Foreign policy and defense
Botswana is a strong advocate of economic and
political integration in southern Africa. At the same
time, the government is not afraid to pursue an
independent line, and the country's criticism of human
rights violations is causing some friction in the
region. Relations with South Africa are generally good,
while relations with the affected Zimbabwe are more
Botswana was one of the founders of the regional
cooperation body in 1980 called SADC (Southern African
Development Community) since 1992 and has a secretariat
in Gaborone. Today, the 15 member states have set their
sights on a common market. Botswana is also one of the
five members of the SACU Customs Union, comprising 5 of
the 15 countries. Plans are in place for an expanded
free trade area, which also includes East Africa.
Overview of business holidays and various national observances in Botswana for years of 2020, 2021, 2022, 2023, 2024 and 2025.
The SADC has also decided that member states should
be able to send peacekeeping forces to deal with armed
conflicts in the region. SADC has been criticized for
being toothless, not least in dealing with the crisis in
Zimbabwe. However, Botswana is one of the more critical
voices (see below). The country has also been critical
of the African Union (AU), including for passivity in
connection with the riots in North Africa in 2011 and
the same year's decision not to obey the International
Criminal Court's (ICC) arrest warrant for suspected war
criminals. Botswana has in turn been criticized for lack
of solidarity with other African countries.
South Africa and Zimbabwe
Since independence in 1966, Botswana has had strong
economic ties to South Africa. Previously, political
relations were chilly because of the racial segregation
policy in the neighboring country, but since the
apartheid system was abolished in 1994, consensus is
better. Both countries have taken a similar stance on
regional issues. Both have advocated silent diplomacy
rather than stated demands and sanctions to deal with
the crisis in Zimbabwe, which has been a concern in the
region since the turn of the millennium.
Ian Khama, who took over the presidential post in
Botswana in 2008, has sharpened the tone somewhat
against the government of Zimbabwe. The same year, the
Zimbabwean regime accused Botswana of training and
supporting government-hostile Zimbabwean rebels.
Zimbabwean opposition leader Morgan Tsvangirai also
received temporary official protection in Botswana.
Khama went against both the AU and the SADC when they
criticized the Zimbabwe elections in 2013 as
undemocratic. Khama said that Botswana will no longer
participate in SADC's observer efforts in elections.
Van Gyre and violence in Zimbabwe have created large
streams of refugees. The large influx of Zimbabweans
since the early 2000s has caused a serious crisis in the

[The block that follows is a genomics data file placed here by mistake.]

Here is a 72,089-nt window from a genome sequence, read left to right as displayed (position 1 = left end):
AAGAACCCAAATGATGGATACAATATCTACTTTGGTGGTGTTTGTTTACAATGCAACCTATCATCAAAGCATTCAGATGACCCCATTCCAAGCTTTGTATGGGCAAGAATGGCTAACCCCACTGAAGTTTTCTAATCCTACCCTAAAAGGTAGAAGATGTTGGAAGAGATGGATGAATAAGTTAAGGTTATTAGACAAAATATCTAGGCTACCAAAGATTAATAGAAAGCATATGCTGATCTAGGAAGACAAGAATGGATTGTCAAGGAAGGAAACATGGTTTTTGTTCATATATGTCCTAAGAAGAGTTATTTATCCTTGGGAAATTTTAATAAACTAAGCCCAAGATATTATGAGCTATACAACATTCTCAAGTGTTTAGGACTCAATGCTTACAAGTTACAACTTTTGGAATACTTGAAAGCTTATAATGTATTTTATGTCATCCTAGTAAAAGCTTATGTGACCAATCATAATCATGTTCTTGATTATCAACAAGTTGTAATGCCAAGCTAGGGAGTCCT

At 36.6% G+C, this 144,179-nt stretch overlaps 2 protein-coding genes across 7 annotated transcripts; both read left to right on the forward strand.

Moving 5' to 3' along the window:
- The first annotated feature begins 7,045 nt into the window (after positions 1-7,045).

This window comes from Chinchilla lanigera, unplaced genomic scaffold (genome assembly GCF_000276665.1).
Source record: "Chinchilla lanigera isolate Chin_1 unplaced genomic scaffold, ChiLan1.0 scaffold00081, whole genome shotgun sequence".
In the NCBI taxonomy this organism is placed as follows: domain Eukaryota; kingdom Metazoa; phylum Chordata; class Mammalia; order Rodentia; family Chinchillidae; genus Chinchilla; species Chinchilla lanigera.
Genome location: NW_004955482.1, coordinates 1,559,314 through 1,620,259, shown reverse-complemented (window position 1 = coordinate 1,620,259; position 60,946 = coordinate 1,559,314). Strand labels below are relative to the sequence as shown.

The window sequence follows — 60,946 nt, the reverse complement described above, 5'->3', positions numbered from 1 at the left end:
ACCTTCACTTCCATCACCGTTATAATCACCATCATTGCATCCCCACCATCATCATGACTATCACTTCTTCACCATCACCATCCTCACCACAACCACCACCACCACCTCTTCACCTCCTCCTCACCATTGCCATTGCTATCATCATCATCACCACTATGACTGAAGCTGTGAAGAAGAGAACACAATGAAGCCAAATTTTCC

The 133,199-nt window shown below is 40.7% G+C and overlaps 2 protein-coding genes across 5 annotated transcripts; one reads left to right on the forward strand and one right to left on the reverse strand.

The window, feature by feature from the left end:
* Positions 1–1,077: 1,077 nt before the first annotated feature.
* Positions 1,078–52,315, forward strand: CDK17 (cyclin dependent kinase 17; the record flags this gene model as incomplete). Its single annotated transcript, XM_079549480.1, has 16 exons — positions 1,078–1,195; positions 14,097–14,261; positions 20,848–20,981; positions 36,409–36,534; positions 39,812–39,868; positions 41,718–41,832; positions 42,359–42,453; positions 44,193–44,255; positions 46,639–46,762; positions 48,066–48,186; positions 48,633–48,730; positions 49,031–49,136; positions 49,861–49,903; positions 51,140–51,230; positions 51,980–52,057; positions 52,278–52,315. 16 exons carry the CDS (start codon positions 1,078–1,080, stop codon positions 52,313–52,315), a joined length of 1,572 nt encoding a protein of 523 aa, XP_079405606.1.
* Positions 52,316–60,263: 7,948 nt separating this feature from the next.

otherwise tranquil Botswana. The mood in the country
against the Zimbabweans is sometimes very fierce: they
are accused of crime, for taking jobs from bots Swans
and for bringing diseases. Botswana sends back many
thousands of Zimbabweans each year, but the refugee
stream continues. New legislation was adopted in 2010 to
try to stop the flow through stricter documentation
requirements and increased inspections of workplaces.
Tens of thousands of Zimbabweans reside illegally in
Disputes with Namibia
Botswana began building an electric fence along the
border with Zimbabwe in 2003, officially to close out
wildlife and livestock with foot-and-mouth disease. Many
felt that the fence would rather stop illegal
The crisis in Zimbabwe is also seen in Botswana as a
threat to the tourism industry, which has been closely
linked to tourism in neighboring countries.
With Namibia, Botswana has disputed an island in the
river Chobe (Linyanti), which forms the border between
the narrow Namibian Zambezi Strip and northern Botswana.
The International Court of Justice (ICJ) in The Hague
decided in 1999 the dispute in Botswana's favor, and in
2003 the countries agreed on the border crossing along
the river. At the end of the 1990s, some 3,000 people
fled from unrest in connection with a separatist
uprising in Caprivi, which the Zambezi Strip was then
called. Most of them returned after UN mediation, but a
few hundred remained. A possible source of conflict
between the countries is also plans in Namibia to divert
water from the Okavango River, which flows through the
Zambezi Strip on its way to Botswana.
Following a UN report on murder, slave labor and mass
violence in North Korea, Botswana broke its diplomatic
relations with the country in February 2014.
Botswana has no military duty. Defense spending has
been relatively high for a country with no apparent
threat, but it has been explained, among other things,
that the military capacity began to be built up only in
the 1970s. Since 2007, women have also been recruited to
the defense. Botswana has contributed peacekeeping
forces in Congo-Kinshasa, Somalia and Darfur in Sudan.
FACTS - DEFENSE
8,500 men (2017)
The air Force
500 men (2017)
Military expenditure's share of GDP
3.1 percent (2017)
Military spending's share of the state budget
9.2 percent (2017)